Still, we'll take him. There's a lot of one pitch finishers, and Capps may provide a little drama, but he's doing the job. But he'll have to evolve as a pitcher, and we're pretty sure that's what the Pirate's are looking at, too, as they consider that contract.

WilliamJPellas said...

Just noticed your comment about Bishop Guilfoyle, the Altoona-based Catholic high school. BG has been a class A and double-A powerhouse in Pennsylvania sports for decades, but they're rarely noted for either baseball or softball prowess, oddly. If they got all the way to the Class A western final this season, I'm pretty sure that that is their all-time high water mark in softball.

Ron said...

We know they're pretty good in football, Bill. The girls won the District 6 championship, and beat Leechburg and Smethport to get to the PIAA semis, so it was a good year for them. Maybe they're starting a new tradition for the Marauders.

WilliamJPellas said...

Yes indeed, they're pretty good in football, and they're great in basketball, or at least they have been for most of their history. Both boys and girls.

Back in the day---when I was in high school and college and doing some play by play on local radio---the old Middle Alleghenies Conference was probably the toughest high school sports league outside of the WPIAL in the entire state. (I don't count the Filth-a-delphia "screwels" since they were so utterly corrupt they were banned from the rest of the state for many years---and might be still, I dunno since leaving PA.) Year in and year out, you had Altoona, Hollidaysburg, Johnstown, Bishop Guilfoyle, Bishop McCort, and one other school I can't recall off the top of my head. But usually at least two of them would go deep into the state tournament, particularly in basketball. Altoona's girls actually won a mythical national championship (USA Today) and BG went to the girls' state title game more than once. Hollidaysburg's girls were tremendous, and so were the McCort boys. They were the only D-6 teams that could consistently compete with, and frequently beat, WPIAL schools. Usually it was the end of the line for D-6ers in interdistricts. Almost every year it was the same script: win the district, beat some D-9 shmoe in the first round, get waxed by the WPIAL in the second round.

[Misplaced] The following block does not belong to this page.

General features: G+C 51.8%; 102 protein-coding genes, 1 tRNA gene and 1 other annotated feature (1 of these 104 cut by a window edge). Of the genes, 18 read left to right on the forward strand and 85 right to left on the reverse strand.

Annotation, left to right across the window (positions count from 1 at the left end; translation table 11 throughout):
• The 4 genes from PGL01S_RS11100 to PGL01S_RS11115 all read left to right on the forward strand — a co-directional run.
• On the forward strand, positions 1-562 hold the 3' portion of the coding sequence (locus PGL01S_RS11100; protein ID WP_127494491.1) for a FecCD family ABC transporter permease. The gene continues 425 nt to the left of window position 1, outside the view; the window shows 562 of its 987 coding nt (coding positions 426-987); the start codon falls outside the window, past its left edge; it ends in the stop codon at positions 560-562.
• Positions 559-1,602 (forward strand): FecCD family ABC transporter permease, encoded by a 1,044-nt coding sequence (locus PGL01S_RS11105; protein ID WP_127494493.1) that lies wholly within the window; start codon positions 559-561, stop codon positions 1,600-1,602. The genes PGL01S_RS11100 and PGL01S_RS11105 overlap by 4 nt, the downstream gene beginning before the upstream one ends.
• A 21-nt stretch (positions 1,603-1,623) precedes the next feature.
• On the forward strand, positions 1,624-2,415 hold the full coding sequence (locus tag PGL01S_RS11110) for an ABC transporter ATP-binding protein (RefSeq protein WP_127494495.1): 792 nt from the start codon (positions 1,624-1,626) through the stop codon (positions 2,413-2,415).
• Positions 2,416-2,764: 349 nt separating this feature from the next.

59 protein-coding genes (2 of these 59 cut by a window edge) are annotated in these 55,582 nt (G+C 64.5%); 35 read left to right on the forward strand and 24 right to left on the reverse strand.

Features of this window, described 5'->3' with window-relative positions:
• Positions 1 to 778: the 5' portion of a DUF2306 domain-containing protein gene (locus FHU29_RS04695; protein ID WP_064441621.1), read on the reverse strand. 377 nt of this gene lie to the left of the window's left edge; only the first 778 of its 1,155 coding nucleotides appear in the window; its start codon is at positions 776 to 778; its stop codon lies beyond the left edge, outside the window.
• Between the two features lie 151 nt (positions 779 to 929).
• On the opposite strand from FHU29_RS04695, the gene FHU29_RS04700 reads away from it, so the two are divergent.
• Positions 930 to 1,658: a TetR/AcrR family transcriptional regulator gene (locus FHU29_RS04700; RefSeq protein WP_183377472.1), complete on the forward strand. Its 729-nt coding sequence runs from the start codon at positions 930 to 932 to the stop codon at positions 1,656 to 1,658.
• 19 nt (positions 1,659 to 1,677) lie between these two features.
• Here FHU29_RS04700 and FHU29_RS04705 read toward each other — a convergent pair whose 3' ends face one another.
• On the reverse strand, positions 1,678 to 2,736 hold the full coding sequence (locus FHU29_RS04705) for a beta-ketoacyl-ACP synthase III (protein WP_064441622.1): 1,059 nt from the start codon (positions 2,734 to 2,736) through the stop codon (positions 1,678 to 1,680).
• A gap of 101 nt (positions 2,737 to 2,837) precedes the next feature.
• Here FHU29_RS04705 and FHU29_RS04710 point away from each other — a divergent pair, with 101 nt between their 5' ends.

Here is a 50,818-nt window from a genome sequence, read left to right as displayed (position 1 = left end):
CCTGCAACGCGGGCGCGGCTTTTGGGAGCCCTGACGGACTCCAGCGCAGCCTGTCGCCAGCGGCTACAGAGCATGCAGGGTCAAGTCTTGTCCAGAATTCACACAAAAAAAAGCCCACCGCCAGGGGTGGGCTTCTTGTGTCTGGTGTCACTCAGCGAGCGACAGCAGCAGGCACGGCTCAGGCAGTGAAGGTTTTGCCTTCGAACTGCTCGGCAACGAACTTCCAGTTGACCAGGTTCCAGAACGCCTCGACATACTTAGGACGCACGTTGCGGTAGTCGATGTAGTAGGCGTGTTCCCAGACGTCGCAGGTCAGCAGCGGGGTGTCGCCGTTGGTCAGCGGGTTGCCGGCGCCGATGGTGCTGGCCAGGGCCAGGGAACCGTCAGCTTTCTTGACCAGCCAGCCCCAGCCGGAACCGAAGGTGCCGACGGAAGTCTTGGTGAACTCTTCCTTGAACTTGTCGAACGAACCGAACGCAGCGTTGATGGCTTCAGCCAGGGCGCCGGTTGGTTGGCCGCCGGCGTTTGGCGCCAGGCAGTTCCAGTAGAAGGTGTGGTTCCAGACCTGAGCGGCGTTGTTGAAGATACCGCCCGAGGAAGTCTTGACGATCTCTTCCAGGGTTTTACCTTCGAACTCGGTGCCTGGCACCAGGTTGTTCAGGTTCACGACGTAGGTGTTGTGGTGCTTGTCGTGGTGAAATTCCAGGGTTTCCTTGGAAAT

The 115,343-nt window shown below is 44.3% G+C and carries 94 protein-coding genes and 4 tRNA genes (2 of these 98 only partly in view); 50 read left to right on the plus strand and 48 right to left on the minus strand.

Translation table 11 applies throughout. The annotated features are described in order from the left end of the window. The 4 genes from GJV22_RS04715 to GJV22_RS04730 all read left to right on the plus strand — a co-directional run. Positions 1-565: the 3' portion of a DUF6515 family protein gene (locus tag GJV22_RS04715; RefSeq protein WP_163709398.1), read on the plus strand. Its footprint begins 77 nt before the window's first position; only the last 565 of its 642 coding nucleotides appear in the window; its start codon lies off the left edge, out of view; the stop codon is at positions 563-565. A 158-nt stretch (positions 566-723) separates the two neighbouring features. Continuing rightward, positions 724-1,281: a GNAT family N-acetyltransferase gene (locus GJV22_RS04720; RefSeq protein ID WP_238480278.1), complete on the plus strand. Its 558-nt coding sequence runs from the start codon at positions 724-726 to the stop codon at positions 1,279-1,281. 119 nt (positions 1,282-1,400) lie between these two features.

Only the MAC had a realistic shot against the WPIAL schools. Those were the days....

WilliamJPellas said...

Duh, it was State College High School that was the sixth team in the old MAC. Heckuva conference, it was.

Ron said...

Good football conference, Bill, but we'll still take the guys from up north, Sharon, in hoops. But we'll agree that the boys from the Jolly J were always a handful, no matter what kind of ball was in play.

WilliamJPellas said...

Yeah, there's been the occasional Erie-area high school that could break through on the state level---I think they are actually District 10, are they not? As I said, in most cases, the D-6 kids would play the D-9 schools in the first round of interdistricts, and then we'd bet the WPIAL in the second round. That wasn't hard and fast, though, as sometimes we got WPIAL teams in both the first and the second rounds.

Ron said...

Yah, the Erie kids are D-10, Bill. And if you can figure out the scheduling of the WPIAL and PIAA, give us a call, because we've been playing and watching for 40 years and don't have a clue yet, hehe.